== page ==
Washington Redskins wide receiver Michael Westbrook has set career highs in receptions (54), total receiving yards (1,026) and touchdowns (eight). After Sunday's game against the Indianapolis Colts, he will have played in more games (14) in a season than in any of his four years as a pro. Still, Westbrook said yesterday he isn't satisfied with his numbers, despite the broken wrist he has played with since Nov. 14.
"To me, to play 16 games and barely have 1,000 yards--that's not very good, in my opinion," Westbrook said. "I would like to have, like, 1,500 yards. Those are the numbers that I want."
Westbrook, chosen in the first round of the 1995 draft, began the season by saying he wanted to become a team leader and play well enough to warrant his first Pro Bowl selection. The wrist injury, suffered in the Redskins' 35-28 loss at Philadelphia, slowed his production, but has not kept him from a single start.
"I had a step backward with the wrist--a three-week drop," he said. "It took me out of the race."
But Westbrook steadily has assumed more of a leadership role on the team. And with the 11-2 Colts on tap, Westbrook said his confidence in the team, as well as in himself, never has been higher.
"Everything is coming together," he said. "Special teams is playing better. Then you've got the defense playing really well. [The offense] took a little vacation all of the sudden, and now I think we're back. I think we'll probably see all the pieces of the puzzle this weekend."
Westbrook had nothing but good things to say about owner Daniel M. Snyder's efforts to help motivate his team for last week's game against Arizona, which the Redskins won 28-3, by speaking privately with five hand-picked players.
"I love Dan Snyder," Westbrook said. "I don't know many owners. I didn't really know the previous two owners. I knew John [Kent Cooke] a little bit, and I liked him a lot. I really, really like Dan's methods and everything he has done here."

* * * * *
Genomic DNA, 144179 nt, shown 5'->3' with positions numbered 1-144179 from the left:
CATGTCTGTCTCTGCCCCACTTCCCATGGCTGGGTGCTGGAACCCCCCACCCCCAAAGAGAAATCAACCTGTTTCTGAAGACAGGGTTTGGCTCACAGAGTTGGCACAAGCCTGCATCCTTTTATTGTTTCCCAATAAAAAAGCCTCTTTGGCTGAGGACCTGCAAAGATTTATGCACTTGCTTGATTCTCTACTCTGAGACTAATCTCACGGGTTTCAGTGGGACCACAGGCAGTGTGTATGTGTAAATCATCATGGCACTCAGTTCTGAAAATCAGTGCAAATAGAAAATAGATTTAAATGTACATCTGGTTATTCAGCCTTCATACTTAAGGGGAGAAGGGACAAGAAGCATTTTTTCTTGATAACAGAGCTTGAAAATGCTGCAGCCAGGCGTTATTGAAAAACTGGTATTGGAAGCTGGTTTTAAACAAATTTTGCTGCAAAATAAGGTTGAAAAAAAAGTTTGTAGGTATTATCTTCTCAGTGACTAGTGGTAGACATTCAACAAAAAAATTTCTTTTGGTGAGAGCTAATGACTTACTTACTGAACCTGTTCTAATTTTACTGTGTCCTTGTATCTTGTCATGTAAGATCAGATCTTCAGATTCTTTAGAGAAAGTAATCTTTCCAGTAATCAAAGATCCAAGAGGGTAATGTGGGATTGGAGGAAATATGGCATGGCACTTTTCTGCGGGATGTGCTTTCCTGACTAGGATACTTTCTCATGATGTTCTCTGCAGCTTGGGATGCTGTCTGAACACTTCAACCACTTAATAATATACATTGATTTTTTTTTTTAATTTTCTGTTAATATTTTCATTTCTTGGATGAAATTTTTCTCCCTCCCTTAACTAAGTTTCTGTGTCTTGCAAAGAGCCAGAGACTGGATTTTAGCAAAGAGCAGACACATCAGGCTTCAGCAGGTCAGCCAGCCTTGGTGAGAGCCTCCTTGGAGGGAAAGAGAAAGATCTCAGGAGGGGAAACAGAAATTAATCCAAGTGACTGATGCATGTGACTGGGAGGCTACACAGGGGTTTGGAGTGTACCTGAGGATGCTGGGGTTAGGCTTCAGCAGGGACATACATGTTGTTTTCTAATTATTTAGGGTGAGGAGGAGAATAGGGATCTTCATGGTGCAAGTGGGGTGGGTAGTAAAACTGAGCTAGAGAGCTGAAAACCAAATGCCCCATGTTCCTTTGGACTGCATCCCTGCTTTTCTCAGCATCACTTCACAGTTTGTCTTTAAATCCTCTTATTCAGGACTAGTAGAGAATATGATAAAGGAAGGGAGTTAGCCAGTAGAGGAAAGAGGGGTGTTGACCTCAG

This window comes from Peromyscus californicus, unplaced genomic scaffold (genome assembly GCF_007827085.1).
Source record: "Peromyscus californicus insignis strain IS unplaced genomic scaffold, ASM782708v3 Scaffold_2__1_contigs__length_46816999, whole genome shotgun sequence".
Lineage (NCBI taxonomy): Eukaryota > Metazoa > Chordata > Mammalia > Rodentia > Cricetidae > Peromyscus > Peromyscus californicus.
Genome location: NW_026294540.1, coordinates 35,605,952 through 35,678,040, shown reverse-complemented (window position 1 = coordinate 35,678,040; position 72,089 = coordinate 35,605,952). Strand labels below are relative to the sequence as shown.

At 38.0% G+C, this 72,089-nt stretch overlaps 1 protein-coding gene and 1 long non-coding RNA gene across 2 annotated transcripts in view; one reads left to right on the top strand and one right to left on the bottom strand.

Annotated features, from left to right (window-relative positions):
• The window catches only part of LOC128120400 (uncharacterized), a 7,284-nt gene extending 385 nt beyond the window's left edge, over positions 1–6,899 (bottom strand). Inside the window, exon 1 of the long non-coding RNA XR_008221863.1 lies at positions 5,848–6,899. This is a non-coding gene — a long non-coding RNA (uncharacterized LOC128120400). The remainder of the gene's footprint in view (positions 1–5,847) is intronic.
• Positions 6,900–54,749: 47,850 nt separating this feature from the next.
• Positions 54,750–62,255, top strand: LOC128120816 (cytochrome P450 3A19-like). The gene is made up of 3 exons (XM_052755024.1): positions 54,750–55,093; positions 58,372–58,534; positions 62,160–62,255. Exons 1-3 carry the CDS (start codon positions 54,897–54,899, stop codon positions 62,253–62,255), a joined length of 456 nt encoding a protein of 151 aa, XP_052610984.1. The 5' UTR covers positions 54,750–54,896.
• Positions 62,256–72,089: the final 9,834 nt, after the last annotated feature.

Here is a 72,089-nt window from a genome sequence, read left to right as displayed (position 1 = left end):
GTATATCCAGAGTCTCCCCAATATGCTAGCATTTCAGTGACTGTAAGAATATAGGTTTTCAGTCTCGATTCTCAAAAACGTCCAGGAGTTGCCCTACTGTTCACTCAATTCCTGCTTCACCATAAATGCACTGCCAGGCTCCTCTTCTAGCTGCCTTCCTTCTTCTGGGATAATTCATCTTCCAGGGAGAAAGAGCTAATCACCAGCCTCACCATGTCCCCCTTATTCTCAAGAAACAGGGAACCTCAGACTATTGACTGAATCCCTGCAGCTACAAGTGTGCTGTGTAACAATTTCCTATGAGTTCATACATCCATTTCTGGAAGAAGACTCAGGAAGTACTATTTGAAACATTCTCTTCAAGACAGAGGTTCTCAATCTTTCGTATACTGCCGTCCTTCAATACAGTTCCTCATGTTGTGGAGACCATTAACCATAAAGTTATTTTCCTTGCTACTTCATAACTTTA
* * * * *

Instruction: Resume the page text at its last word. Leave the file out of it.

Carpet Must Do
With the grass fields soggy from three days of rain, the Redskins practiced yesterday on their Astroturf field and expect to be forced onto the turf again today. It's not Coach Norv Turner's preference, but he has little choice.
"It's tough on players being on Astroturf," Turner said, "but our fields are very, very soggy right now."
Given the toll that the surface takes on players' legs, coaches decided to rest cornerback Darrell Green most of practice, along with running back Stephen Davis, who has a sore toe after his 37-carry performance Sunday.
Sims Remains Doubtful
Keith Sims is showing improvement, but Turner said he doubts the left guard will be able to play Sunday. Sims watched film of Indianapolis yesterday as if he were starting. He ran a bit and did a few drills with trainer Bubba Tyer, but felt a troubling tenderness in the knee. Tyer lists him as doubtful. A decision on his playing status is expected Friday. Brad Badger would fill in.
According to Sims, 32, the fact that Sunday's game is on Astroturf, at the RCA Dome in Indianapolis, is a significant factor in the decision.
"We're hopeful we've got at least three or four of five games left after Indianapolis," Sims said. "I want to be available for those, as well. . . . If I injure it again, it could be a season-ending injury, and I don't want that to happen." . . .
Marcus Allen, the Oakland Raiders' career rushing leader (8,545 yards on 2,090 carries), dropped by Redskin Park yesterday to visit with passing game coordinator Terry Robiskie. Robiskie was an assistant on the Raiders' coaching staff throughout Allen's career there, which spanned 1982 to '92.
Boutte Is Out
Reserve defensive tackle Marc Boutte has been on the Redskins' inactive list for each of the team's last six games, and he said yesterday he expects to be released or traded in the offseason. "I know I won't be back next season," said Boutte, whose contract runs through next season. "I'm not playing. It doesn't take a rocket scientist to figure it out. I know I'll be playing somewhere else next year. I know it's best. I totally agree it's best. I don't expect to be back. But I'm here now." . . .
Quarterback Brad Johnson said there's no truth to the whispers he has a tired arm. "You can't stop rumors," Johnson said. "There have been no complaints in house. Practices have been going well. There have been no concerns about my throwing here."